Shooting in the workshop and away is done with JVC Everios in 1080P. They’re nothing more than a lens and CCD, so OK but the codec is not very good. Recently we’ve been recording the audio with a separate Zoom H1N recoding device, and a cheap Shure lapel mic.
Footage and audio tracks are dumped to a fast solid state hard drive. A descent computing rig saves a ton of time when dealing with multiple tracks of high def video. We label everything and sort it into separate folders. This is the most time consuming part.
Adobe Premier is the least-worst video software we’ve tried. Nothing else in the sub-$500 range compares.
The camera microphone is garbage, so now we record a separate audio track with a Zoom H1N instead. Audio and video are synced during editing. A script like PluralEyes automates the syncing process, but it can be messy. Lately it’s much quicker to do it manually if we scream “SYNC” into both the camera and the external microphone. This creates a clearly distinguishable pattern in both sound files that’s easy to locate and sync up.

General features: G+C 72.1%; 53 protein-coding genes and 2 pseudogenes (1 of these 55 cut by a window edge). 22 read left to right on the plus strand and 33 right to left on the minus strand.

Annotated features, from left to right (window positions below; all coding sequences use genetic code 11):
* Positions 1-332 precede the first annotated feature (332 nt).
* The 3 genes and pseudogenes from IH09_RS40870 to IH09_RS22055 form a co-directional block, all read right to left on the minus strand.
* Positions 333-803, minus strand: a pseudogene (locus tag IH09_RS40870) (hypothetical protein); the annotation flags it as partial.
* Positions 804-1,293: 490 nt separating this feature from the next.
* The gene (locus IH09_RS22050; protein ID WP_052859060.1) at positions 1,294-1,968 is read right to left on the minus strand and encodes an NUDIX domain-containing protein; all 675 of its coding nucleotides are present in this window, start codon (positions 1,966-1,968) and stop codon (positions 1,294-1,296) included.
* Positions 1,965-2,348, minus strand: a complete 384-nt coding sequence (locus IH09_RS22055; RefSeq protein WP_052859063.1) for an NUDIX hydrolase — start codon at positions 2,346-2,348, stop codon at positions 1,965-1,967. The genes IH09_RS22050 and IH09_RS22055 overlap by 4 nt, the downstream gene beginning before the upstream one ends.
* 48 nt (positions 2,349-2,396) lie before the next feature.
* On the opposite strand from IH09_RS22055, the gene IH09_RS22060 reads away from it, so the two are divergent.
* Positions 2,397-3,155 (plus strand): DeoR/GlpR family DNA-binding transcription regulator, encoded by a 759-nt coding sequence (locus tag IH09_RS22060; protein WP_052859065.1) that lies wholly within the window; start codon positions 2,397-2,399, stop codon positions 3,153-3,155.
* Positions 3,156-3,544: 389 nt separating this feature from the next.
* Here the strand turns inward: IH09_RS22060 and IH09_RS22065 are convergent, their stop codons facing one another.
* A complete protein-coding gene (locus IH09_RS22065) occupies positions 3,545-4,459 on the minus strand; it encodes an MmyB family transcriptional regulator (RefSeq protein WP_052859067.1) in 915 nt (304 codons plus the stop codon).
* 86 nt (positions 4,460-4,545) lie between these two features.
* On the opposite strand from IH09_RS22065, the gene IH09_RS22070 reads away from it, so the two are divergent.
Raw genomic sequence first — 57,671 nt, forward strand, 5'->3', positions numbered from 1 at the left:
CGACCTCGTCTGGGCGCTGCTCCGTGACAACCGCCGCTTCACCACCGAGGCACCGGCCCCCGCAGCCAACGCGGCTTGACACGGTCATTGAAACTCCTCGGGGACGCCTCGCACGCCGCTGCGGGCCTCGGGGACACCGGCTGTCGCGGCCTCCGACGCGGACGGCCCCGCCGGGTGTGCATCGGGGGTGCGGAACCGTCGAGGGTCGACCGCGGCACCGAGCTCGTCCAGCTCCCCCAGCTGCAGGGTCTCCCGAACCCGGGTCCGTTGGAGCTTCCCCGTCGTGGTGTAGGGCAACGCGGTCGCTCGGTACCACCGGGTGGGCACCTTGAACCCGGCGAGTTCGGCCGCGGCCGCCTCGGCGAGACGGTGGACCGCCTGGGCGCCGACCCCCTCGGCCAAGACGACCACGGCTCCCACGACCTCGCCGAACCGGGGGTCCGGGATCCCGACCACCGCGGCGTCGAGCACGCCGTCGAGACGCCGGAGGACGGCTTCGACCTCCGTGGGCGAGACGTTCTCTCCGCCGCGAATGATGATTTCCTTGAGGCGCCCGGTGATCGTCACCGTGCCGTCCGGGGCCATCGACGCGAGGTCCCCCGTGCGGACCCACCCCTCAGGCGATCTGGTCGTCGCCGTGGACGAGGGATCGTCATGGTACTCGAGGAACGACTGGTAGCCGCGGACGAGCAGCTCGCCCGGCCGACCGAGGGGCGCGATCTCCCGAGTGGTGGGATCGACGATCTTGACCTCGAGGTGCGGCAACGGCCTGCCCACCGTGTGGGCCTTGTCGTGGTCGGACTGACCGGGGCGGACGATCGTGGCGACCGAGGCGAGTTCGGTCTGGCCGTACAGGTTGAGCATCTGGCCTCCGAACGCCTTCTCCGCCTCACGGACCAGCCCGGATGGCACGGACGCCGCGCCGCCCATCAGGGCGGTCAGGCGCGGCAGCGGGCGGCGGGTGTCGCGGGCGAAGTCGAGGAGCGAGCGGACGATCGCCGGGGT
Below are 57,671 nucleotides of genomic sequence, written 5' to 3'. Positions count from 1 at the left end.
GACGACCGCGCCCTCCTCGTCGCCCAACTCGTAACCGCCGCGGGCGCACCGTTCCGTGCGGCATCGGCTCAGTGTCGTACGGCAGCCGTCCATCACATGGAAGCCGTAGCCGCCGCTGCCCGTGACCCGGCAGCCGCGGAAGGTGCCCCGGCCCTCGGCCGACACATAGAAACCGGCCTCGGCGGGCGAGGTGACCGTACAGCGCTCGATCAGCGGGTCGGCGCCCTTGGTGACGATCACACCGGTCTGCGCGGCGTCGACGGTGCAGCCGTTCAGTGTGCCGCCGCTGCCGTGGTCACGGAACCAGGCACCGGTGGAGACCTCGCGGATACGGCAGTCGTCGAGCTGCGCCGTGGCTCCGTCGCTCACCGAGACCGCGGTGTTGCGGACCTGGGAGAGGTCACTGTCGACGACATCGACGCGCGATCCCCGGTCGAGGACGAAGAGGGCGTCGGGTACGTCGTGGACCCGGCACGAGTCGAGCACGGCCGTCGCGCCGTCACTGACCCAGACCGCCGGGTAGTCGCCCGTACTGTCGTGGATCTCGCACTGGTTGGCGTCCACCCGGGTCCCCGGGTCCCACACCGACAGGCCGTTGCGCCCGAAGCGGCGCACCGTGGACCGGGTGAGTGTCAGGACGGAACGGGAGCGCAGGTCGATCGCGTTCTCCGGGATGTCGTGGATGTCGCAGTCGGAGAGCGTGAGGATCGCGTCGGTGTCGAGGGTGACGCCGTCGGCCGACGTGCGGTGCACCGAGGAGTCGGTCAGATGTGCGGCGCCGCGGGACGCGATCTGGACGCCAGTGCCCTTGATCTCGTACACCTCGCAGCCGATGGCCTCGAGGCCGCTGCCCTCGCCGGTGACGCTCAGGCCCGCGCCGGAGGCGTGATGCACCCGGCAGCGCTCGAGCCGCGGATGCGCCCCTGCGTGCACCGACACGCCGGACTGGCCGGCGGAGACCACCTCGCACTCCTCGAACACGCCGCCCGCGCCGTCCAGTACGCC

B-roll is secondary footage that shows the stuff people talking about in interviews. It also comes in handy for patching over mistakes in the original footage. Most of the footage we shoot is B-roll, little 5 second clips of stuff and things. Most appear on the screen for 1 to 1.75 seconds total. This seems typical for most modern TV shows and travel programs.
Most of the work is cutting and arranging hundreds of clips into a final video. When the video is done we export to a 1080p widescreen MP4, usually around 60 meg per minute in size. Upload to YouTube takes a few minutes, and then they give us 3 awkward frame freezes to choose as the cover image.